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If You Don't Run For The Sake Of Your Joints — Study Says Think Again 

Sarah Regan
Author:
March 23, 2023
Sarah Regan
mbg Spirituality & Relationships Editor
By Sarah Regan
mbg Spirituality & Relationships Editor
Sarah Regan is a Spirituality & Relationships Editor, and a registered yoga instructor. She received her bachelor's in broadcasting and mass communication from SUNY Oswego, and lives in Buffalo, New York.
Woman Running Outdoors
Image by Ivan Gener / Stocksy
March 23, 2023

Whether you deal with joint pain or you're worried about your risk for developing arthritis, you might think running is too much on your knees, hips, or ankles.

But if you're missing your weekly runs for the sake of your joints, you might want to think again, according to a new study presented at the American Academy of Orthopedic Surgeons' annual meeting. Here's what they found.

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Does running increase your risk for arthritis?

For this study, researchers wanted to dig into whether running actually does increase arthritis risk, so they looked at nearly 4,000 marathon runners and the prevalence of arthritis (making it the largest survey of marathon runners ever).

As lead study author Matthew Hartwell, M.D., notes in a news release, "There is a continued dogma among the healthcare community that patients should stop running to avoid wearing out their cartilage," adding that their research shows one in four people are told by a doctor to run less, and further, nearly half of runners were told to stop entirely.

But based on their findings, you have some good news, runners. Participants did not have an increased risk for arthritis, even with the average participant running for almost 15 years and completing marathons.

Whether it was factors like how long they'd been running, how many marathons they'd completed, their weekly mileage, or their pace, nothing was linked with higher arthritis rates. Factors like increase in age, BMI, a family history of hip or knee arthritis, and injuries or knee surgery, however, do increase your risk, Hartwell adds.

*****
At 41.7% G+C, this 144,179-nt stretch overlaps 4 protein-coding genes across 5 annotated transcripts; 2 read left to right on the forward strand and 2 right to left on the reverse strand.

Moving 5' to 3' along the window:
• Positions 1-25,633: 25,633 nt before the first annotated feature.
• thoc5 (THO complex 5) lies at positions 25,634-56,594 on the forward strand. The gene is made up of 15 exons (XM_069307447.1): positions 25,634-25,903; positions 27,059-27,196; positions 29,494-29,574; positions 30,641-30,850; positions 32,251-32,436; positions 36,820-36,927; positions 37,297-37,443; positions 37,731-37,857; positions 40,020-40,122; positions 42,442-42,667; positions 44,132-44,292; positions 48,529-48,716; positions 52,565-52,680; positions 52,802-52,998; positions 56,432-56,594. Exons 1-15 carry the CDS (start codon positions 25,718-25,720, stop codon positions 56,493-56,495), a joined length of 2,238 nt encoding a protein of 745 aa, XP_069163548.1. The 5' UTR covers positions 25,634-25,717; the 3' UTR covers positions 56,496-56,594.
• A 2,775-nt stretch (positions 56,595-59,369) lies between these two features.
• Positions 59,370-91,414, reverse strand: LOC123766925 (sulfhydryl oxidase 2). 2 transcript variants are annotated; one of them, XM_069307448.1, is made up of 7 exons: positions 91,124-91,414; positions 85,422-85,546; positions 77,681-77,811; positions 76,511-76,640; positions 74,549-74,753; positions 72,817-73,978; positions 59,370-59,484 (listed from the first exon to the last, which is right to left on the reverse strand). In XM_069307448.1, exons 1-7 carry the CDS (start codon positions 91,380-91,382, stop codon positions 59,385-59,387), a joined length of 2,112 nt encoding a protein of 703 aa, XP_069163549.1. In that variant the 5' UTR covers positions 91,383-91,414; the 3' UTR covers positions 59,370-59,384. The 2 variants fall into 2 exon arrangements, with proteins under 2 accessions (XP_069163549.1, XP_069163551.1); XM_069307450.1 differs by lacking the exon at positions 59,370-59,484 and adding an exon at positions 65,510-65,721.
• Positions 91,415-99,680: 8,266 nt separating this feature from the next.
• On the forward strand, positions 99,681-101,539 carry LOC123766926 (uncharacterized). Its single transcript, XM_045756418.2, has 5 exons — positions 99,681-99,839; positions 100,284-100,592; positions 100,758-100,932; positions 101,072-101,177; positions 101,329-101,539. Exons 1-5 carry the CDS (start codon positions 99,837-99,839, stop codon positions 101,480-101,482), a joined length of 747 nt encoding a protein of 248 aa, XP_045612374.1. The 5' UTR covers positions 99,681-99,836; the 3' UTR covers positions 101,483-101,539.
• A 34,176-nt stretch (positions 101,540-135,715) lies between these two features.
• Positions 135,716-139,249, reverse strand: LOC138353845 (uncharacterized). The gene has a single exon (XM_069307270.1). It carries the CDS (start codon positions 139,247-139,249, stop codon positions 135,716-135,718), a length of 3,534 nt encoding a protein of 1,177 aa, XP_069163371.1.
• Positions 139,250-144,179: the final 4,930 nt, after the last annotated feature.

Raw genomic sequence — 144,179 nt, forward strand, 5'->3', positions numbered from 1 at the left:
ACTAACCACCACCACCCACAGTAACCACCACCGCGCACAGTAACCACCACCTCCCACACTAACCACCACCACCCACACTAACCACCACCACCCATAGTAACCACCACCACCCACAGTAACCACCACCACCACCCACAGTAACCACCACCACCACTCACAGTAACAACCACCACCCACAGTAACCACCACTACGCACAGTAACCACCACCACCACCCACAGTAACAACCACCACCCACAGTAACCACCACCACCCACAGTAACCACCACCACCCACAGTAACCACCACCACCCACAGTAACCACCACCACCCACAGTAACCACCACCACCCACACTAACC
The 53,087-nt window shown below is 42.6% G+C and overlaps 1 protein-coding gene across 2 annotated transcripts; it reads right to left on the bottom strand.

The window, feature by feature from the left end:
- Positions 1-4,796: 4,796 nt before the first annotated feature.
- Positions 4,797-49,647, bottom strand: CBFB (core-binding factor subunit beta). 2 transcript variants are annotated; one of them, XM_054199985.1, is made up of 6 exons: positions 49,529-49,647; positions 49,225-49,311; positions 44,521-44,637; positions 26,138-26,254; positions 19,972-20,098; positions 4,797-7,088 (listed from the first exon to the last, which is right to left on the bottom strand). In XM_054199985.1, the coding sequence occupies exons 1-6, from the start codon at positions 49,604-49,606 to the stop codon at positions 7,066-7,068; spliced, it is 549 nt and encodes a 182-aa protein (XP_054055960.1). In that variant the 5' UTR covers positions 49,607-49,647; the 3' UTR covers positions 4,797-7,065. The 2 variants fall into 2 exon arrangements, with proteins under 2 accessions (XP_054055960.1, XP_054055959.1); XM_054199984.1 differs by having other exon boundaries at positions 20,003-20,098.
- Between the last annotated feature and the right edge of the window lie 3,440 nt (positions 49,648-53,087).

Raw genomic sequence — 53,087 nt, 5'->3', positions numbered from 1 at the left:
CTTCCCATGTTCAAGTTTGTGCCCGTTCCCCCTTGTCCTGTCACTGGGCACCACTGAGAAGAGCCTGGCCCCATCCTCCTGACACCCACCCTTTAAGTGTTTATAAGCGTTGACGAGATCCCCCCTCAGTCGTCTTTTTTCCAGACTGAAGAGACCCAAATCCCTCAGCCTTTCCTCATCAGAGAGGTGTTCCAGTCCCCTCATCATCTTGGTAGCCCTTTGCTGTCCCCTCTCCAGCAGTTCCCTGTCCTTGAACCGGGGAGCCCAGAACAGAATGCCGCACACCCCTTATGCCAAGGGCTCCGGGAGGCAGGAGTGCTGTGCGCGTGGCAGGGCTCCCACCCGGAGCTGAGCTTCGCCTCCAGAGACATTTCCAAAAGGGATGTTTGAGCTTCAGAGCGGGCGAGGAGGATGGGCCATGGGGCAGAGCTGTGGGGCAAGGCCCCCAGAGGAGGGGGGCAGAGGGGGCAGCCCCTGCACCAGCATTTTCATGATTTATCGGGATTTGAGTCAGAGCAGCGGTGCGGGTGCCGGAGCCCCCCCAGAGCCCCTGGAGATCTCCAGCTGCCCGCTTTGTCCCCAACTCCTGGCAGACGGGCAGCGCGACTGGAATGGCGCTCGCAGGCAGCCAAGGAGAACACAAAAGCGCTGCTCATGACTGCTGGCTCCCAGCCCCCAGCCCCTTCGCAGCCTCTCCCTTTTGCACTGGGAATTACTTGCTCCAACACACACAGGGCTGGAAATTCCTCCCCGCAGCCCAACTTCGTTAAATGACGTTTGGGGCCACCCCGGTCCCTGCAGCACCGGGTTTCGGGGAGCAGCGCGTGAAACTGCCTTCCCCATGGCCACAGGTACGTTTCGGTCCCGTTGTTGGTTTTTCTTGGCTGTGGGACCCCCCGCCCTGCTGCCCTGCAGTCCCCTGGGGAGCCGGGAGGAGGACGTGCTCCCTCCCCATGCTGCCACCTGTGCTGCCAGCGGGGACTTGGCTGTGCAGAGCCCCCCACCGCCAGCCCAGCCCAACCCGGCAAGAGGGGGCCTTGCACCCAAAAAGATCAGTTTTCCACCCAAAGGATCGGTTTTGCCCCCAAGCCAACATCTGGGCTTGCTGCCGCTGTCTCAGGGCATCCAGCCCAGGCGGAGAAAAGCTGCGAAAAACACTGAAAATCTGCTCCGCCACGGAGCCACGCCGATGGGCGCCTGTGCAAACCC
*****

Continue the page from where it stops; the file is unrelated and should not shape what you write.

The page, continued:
How to prevent injuries.

While it is definitely good news that running doesn't increase arthritis risk, that doesn't mean it's always the easiest workout for your joints. But mitigating joint pain from high impact exercises often comes down to things like knowing your limits, proper recovery, supportive footwear, and good form.

As doctor of physical therapy Robert Gillanders, P.T., DPT, previously told mindbodygreen, talking with physical therapists and even running coaches or trainers can help you understand how to modify your running routine to fit your needs. He adds that slowly upping your speed or distance, as well as proper recovery and switching up your workout routine, can also help.

And if you want to take your recovery to the next level and help your joints at the same time, finding a quality turmeric supplement with research-backed ingredients for optimal absorption can help your body maintain a healthy inflammatory response.

Be sure to check out our guide to common running injuries and how to treat them for more helpful info.

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The takeaway.

Running is a great way to move your body and clear your mind, so if you've been skipping it to prevent arthritis, this research says it might just be time to lace up those sneakers.

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Sarah Regan author page.
Sarah Regan
mbg Spirituality & Relationships Editor

Sarah Regan is a Spirituality & Relationships Editor, a registered yoga instructor, and an avid astrologer and tarot reader. She received her bachelor's in broadcasting and mass communication from State University of New York at Oswego, and lives in Buffalo, New York.